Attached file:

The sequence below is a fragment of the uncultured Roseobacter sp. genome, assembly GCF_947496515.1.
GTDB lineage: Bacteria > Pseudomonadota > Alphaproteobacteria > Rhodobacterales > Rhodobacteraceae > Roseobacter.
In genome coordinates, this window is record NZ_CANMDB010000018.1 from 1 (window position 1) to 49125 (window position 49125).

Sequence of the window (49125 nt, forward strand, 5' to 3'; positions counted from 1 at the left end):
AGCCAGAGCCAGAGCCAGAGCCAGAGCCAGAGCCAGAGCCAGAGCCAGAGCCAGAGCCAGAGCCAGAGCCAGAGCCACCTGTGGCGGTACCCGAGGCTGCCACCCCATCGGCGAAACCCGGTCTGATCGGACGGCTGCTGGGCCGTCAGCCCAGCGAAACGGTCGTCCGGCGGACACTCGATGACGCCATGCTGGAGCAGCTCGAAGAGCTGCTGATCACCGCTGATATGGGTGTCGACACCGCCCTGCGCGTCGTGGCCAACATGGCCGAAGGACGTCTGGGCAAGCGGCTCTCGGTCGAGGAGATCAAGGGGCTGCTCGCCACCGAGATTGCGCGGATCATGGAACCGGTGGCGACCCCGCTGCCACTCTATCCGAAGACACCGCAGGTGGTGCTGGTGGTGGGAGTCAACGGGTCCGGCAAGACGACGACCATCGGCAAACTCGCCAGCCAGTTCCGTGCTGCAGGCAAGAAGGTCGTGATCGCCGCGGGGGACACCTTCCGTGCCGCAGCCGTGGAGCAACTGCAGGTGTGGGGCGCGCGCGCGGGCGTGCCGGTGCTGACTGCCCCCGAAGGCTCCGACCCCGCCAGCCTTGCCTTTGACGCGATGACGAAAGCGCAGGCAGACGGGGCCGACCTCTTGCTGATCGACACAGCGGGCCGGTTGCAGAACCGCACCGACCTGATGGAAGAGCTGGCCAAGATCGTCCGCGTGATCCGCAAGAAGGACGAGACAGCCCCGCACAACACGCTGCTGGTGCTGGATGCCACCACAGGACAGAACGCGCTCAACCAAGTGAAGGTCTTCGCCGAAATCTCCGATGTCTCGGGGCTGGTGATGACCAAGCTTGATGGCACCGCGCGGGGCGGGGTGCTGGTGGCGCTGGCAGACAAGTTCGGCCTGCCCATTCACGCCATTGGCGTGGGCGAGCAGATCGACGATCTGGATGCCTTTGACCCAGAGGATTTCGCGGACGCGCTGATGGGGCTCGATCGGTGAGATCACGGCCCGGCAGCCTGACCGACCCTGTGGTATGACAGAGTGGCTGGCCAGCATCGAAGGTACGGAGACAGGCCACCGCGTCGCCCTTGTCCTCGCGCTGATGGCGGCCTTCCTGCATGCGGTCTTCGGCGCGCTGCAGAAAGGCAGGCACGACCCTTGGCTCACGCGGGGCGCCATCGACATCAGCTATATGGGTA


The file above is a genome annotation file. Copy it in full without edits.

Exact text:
The sequence below is a fragment of the uncultured Roseobacter sp. genome, assembly GCF_947496515.1.
GTDB lineage: Bacteria > Pseudomonadota > Alphaproteobacteria > Rhodobacterales > Rhodobacteraceae > Roseobacter.
In genome coordinates, this window is record NZ_CANMDB010000018.1 from 1 (window position 1) to 49125 (window position 49125).

Sequence of the window (49125 nt, forward strand, 5' to 3'; positions counted from 1 at the left end):
AGCCAGAGCCAGAGCCAGAGCCAGAGCCAGAGCCAGAGCCAGAGCCAGAGCCAGAGCCAGAGCCAGAGCCAGAGCCACCTGTGGCGGTACCCGAGGCTGCCACCCCATCGGCGAAACCCGGTCTGATCGGACGGCTGCTGGGCCGTCAGCCCAGCGAAACGGTCGTCCGGCGGACACTCGATGACGCCATGCTGGAGCAGCTCGAAGAGCTGCTGATCACCGCTGATATGGGTGTCGACACCGCCCTGCGCGTCGTGGCCAACATGGCCGAAGGACGTCTGGGCAAGCGGCTCTCGGTCGAGGAGATCAAGGGGCTGCTCGCCACCGAGATTGCGCGGATCATGGAACCGGTGGCGACCCCGCTGCCACTCTATCCGAAGACACCGCAGGTGGTGCTGGTGGTGGGAGTCAACGGGTCCGGCAAGACGACGACCATCGGCAAACTCGCCAGCCAGTTCCGTGCTGCAGGCAAGAAGGTCGTGATCGCCGCGGGGGACACCTTCCGTGCCGCAGCCGTGGAGCAACTGCAGGTGTGGGGCGCGCGCGCGGGCGTGCCGGTGCTGACTGCCCCCGAAGGCTCCGACCCCGCCAGCCTTGCCTTTGACGCGATGACGAAAGCGCAGGCAGACGGGGCCGACCTCTTGCTGATCGACACAGCGGGCCGGTTGCAGAACCGCACCGACCTGATGGAAGAGCTGGCCAAGATCGTCCGCGTGATCCGCAAGAAGGACGAGACAGCCCCGCACAACACGCTGCTGGTGCTGGATGCCACCACAGGACAGAACGCGCTCAACCAAGTGAAGGTCTTCGCCGAAATCTCCGATGTCTCGGGGCTGGTGATGACCAAGCTTGATGGCACCGCGCGGGGCGGGGTGCTGGTGGCGCTGGCAGACAAGTTCGGCCTGCCCATTCACGCCATTGGCGTGGGCGAGCAGATCGACGATCTGGATGCCTTTGACCCAGAGGATTTCGCGGACGCGCTGATGGGGCTCGATCGGTGAGATCACGGCCCGGCAGCCTGACCGACCCTGTGGTATGACAGAGTGGCTGGCCAGCATCGAAGGTACGGAGACAGGCCACCGCGTCGCCCTTGTCCTCGCGCTGATGGCGGCCTTCCTGCATGCGGTCTTCGGCGCGCTGCAGAAAGGCAGGCACGACCCTTGGCTCACGCGGGGCGCCATCGACATCAGCTATATGGGTA